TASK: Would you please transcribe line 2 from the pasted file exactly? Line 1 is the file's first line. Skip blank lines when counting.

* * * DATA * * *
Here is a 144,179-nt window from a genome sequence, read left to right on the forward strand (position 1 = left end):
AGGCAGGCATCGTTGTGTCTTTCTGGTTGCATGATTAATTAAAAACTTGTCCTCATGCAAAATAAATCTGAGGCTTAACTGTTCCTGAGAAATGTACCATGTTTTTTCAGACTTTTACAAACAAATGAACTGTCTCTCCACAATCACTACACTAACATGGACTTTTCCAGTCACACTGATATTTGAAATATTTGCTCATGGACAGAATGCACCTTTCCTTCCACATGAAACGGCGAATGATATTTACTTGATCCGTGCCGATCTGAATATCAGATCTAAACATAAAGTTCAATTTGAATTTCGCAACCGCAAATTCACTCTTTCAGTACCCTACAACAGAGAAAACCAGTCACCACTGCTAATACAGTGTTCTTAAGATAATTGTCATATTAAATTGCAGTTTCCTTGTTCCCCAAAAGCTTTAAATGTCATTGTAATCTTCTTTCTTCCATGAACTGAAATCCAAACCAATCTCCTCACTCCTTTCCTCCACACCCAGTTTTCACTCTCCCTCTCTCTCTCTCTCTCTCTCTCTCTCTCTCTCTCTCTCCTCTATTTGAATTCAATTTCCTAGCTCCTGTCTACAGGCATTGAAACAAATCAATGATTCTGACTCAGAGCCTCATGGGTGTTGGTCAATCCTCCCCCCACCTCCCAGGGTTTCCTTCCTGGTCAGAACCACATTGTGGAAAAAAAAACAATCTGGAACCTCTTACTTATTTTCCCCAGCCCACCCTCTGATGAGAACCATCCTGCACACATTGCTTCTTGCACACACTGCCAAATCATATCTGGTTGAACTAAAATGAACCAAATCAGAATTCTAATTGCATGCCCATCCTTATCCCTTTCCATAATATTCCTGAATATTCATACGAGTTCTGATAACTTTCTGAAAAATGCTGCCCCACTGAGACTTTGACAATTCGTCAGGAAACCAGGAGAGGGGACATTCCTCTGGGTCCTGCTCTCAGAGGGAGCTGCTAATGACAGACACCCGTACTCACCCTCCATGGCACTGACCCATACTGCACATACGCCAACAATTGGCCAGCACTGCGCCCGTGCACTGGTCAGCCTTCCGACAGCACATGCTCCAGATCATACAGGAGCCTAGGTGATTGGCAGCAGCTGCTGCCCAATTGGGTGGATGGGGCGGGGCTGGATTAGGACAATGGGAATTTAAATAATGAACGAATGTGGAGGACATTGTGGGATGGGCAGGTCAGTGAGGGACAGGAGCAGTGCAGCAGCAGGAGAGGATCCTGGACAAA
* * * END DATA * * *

AGGCAGGCATCGTTGTGTCTTTCTGGTTGCATGATTAATTAAAAACTTGTCCTCATGCAAAATAAATCTGAGGCTTAACTGTTCCTGAGAAATGTACCATGTTTTTTCAGACTTTTACAAACAAATGAACTGTCTCTCCACAATCACTACACTAACATGGACTTTTCCAGTCACACTGATATTTGAAATATTTGCTCATGGACAGAATGCACCTTTCCTTCCACATGAAACGGCGAATGATATTTACTTGATCCGTGCCGATCTGAATATCAGATCTAAACATAAAGTTCAATTTGAATTTCGCAACCGCAAATTCACTCTTTCAGTACCCTACAACAGAGAAAACCAGTCACCACTGCTAATACAGTGTTCTTAAGATAATTGTCATATTAAATTGCAGTTTCCTTGTTCCCCAAAAGCTTTAAATGTCATTGTAATCTTCTTTCTTCCATGAACTGAAATCCAAACCAATCTCCTCACTCCTTTCCTCCACACCCAGTTTTCACTCTCCCTCTCTCTCTCTCTCTCTCTCTCTCTCTCTCTCTCTCTCCTCTATTTGAATTCAATTTCCTAGCTCCTGTCTACAGGCATTGAAACAAATCAATGATTCTGACTCAGAGCCTCATGGGTGTTGGTCAATCCTCCCCCCACCTCCCAGGGTTTCCTTCCTGGTCAGAACCACATTGTGGAAAAAAAAACAATCTGGAACCTCTTACTTATTTTCCCCAGCCCACCCTCTGATGAGAACCATCCTGCACACATTGCTTCTTGCACACACTGCCAAATCATATCTGGTTGAACTAAAATGAACCAAATCAGAATTCTAATTGCATGCCCATCCTTATCCCTTTCCATAATATTCCTGAATATTCATACGAGTTCTGATAACTTTCTGAAAAATGCTGCCCCACTGAGACTTTGACAATTCGTCAGGAAACCAGGAGAGGGGACATTCCTCTGGGTCCTGCTCTCAGAGGGAGCTGCTAATGACAGACACCCGTACTCACCCTCCATGGCACTGACCCATACTGCACATACGCCAACAATTGGCCAGCACTGCGCCCGTGCACTGGTCAGCCTTCCGACAGCACATGCTCCAGATCATACAGGAGCCTAGGTGATTGGCAGCAGCTGCTGCCCAATTGGGTGGATGGGGCGGGGCTGGATTAGGACAATGGGAATTTAAATAATGAACGAATGTGGAGGACATTGTGGGATGGGCAGGTCAGTGAGGGACAGGAGCAGTGCAGCAGCAGGAGAGGATCCTGGACAAA